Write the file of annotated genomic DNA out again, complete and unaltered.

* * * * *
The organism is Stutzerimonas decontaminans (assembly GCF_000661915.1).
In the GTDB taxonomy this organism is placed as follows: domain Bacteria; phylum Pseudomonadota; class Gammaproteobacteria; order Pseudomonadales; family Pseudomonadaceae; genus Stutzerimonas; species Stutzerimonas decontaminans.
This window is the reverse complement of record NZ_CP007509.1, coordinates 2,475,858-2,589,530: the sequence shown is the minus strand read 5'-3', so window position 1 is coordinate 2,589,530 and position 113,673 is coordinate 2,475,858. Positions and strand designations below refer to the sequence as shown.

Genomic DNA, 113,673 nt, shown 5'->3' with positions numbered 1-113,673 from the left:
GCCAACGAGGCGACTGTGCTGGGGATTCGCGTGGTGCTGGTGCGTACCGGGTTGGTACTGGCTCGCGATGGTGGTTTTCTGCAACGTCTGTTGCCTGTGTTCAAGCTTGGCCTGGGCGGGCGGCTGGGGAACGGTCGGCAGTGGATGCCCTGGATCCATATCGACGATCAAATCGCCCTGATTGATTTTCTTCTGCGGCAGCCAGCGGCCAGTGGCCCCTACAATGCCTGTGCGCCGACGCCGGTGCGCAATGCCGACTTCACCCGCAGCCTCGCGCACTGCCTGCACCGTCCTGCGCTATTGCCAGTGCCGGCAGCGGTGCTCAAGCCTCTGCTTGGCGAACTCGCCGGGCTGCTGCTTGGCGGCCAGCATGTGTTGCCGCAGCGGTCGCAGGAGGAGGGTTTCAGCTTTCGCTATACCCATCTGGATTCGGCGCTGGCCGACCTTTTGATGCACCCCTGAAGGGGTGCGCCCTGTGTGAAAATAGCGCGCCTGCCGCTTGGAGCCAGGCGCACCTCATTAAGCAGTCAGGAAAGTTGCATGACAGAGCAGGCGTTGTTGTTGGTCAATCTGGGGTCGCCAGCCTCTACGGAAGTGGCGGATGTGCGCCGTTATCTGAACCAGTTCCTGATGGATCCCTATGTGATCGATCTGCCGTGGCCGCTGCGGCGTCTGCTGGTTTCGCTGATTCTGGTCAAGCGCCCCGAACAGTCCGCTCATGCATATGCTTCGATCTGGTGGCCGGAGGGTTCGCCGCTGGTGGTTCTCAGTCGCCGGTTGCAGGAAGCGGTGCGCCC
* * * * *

The organism is Stutzerimonas decontaminans (assembly GCF_000661915.1).
In the GTDB taxonomy this organism is placed as follows: domain Bacteria; phylum Pseudomonadota; class Gammaproteobacteria; order Pseudomonadales; family Pseudomonadaceae; genus Stutzerimonas; species Stutzerimonas decontaminans.
This window is the reverse complement of record NZ_CP007509.1, coordinates 2,475,858-2,589,530: the sequence shown is the minus strand read 5'-3', so window position 1 is coordinate 2,589,530 and position 113,673 is coordinate 2,475,858. Positions and strand designations below refer to the sequence as shown.

Genomic DNA, 113,673 nt, shown 5'->3' with positions numbered 1-113,673 from the left:
GCCAACGAGGCGACTGTGCTGGGGATTCGCGTGGTGCTGGTGCGTACCGGGTTGGTACTGGCTCGCGATGGTGGTTTTCTGCAACGTCTGTTGCCTGTGTTCAAGCTTGGCCTGGGCGGGCGGCTGGGGAACGGTCGGCAGTGGATGCCCTGGATCCATATCGACGATCAAATCGCCCTGATTGATTTTCTTCTGCGGCAGCCAGCGGCCAGTGGCCCCTACAATGCCTGTGCGCCGACGCCGGTGCGCAATGCCGACTTCACCCGCAGCCTCGCGCACTGCCTGCACCGTCCTGCGCTATTGCCAGTGCCGGCAGCGGTGCTCAAGCCTCTGCTTGGCGAACTCGCCGGGCTGCTGCTTGGCGGCCAGCATGTGTTGCCGCAGCGGTCGCAGGAGGAGGGTTTCAGCTTTCGCTATACCCATCTGGATTCGGCGCTGGCCGACCTTTTGATGCACCCCTGAAGGGGTGCGCCCTGTGTGAAAATAGCGCGCCTGCCGCTTGGAGCCAGGCGCACCTCATTAAGCAGTCAGGAAAGTTGCATGACAGAGCAGGCGTTGTTGTTGGTCAATCTGGGGTCGCCAGCCTCTACGGAAGTGGCGGATGTGCGCCGTTATCTGAACCAGTTCCTGATGGATCCCTATGTGATCGATCTGCCGTGGCCGCTGCGGCGTCTGCTGGTTTCGCTGATTCTGGTCAAGCGCCCCGAACAGTCCGCTCATGCATATGCTTCGATCTGGTGGCCGGAGGGTTCGCCGCTGGTGGTTCTCAGTCGCCGGTTGCAGGAAGCGGTGCGCCC